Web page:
The normal human gut microbiome is a flourishing community of microorganisms, some of which can affect the human immune system. (2019-09-06)
Research warns of the far-reaching consequences of measles epidemic and failure to vaccinate
The European Society of Clinical Microbiology and Infectious Diseases (ESCMID) 5th Vaccine Conference will hear that the risks of failing to vaccinate children may extend far beyond one specific vaccine, although currently the most urgent problem to address is the resurgence of measles. (2019-09-05)
Researchers identify biomarker to predict if someone infected with malaria will get sick
Increased p53, the well-known tumor-suppressor protein, can predict whether malaria-infected children will develop fever or other symptoms, suggests a study publishing Sept. (2019-09-03)
Mumps study shows immunity gaps among vaccinated people
Immunity against mumps virus appears insufficient in a fraction of college-aged people who were vaccinated in childhood, research from Emory and CDC indicates. (2019-09-02)
Cell-free DNA detects pathogens and quantifies damage
A new Cornell study, 'A Cell-Free DNA Metagenomic Sequencing Assay that Integrates the Host Injury Response to Infection,' published Aug. (2019-08-29)
Molecular big data, a new weapon for medicine
Being able to visualize the transmission of a virus in real-time during an outbreak, or to better adapt cancer treatment on the basis of the mutations present in a tumor's individual cells are only two examples of what molecular Big Data can bring to medicine and health globally. (2019-08-28)
Alberta researchers find elusive key to stopping neglected tropical diseases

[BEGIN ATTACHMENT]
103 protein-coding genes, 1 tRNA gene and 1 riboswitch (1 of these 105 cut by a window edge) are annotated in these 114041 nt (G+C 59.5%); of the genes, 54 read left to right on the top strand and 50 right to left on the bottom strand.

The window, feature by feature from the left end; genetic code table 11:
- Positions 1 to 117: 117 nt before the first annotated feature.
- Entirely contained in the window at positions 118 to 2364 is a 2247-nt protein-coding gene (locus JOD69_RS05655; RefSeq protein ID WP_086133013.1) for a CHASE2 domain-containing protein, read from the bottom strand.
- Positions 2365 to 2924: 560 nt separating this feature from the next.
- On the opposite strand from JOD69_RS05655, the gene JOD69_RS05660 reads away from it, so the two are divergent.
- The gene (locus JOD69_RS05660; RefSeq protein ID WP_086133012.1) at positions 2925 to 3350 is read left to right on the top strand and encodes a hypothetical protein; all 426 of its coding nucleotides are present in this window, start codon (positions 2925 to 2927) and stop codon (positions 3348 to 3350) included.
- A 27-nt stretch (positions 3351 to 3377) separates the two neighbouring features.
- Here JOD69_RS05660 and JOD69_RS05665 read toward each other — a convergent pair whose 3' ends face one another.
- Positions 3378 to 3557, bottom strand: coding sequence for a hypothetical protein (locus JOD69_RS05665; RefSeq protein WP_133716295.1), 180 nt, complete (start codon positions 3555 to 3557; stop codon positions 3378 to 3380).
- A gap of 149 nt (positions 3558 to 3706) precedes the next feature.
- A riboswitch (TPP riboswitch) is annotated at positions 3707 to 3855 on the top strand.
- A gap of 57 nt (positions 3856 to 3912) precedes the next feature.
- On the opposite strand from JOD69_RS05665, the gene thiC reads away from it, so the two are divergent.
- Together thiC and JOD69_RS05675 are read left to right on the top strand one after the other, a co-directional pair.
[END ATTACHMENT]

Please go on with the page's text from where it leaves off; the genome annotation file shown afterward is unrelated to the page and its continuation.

Researchers at the University of Alberta have found an important protein in the cells of a deadly infectious parasite, opening the door to less harmful treatment for millions of people suffering from diseases like sleeping sickness in Africa and Chagas disease in South America. (2019-08-26)
Graphene shield shows promise in blocking mosquito bites
An innovative graphene-based film helps shield people from disease-carrying mosquitos, according to a new study funded by the National Institute of Environmental Health Sciences (NIEHS), part of the National Institutes of Health. (2019-08-26)
Physicians slow to use effective new antibiotics against superbugs
New, more effective antibiotics are being prescribed in only about a quarter of infections by carbapenem-resistant Enterobacteriaceae (CRE), a family of the world's most intractable drug-resistant bacteria, according to an analysis by scientists at the University of Pittsburgh School of Medicine. (2019-08-26)
Researchers identify key areas of measles virus polymerase to target for antiviral drug development
Targeting specific areas of the measles virus polymerase, a protein complex that copies the viral genome, can effectively fight the measles virus and be used as an approach to developing new antiviral drugs to treat the serious infectious disease, according to a study by the Institute for Biomedical Sciences at Georgia State University published in PLoS Pathogens. (2019-08-22)
'Malaria cell atlas' reveals gene clusters, possible drug targets
After performing single-cell RNA sequencing on thousands of malaria parasites -- the genomes of which have historically encoded many uncharacterized genes -- researchers report the first high-resolution atlas of malaria parasite gene expression across the entirety of these organisms' complex lifecycles. (2019-08-22)
Memory T cells shelter in bone marrow, boosting immunity in mice with restricted diets
Even when taking in fewer calories and nutrients, humans and other mammals usually remain protected against infectious diseases they have already encountered. (2019-08-22)
Health care workers unprepared for magnitude of climate change
An epidemic of chronic kidney disease that has killed tens of thousands of agricultural workers worldwide, is just one of many ailments poised to strike as a result of climate change, according to researchers at the University of Colorado Anschutz Medical Campus (2019-08-22)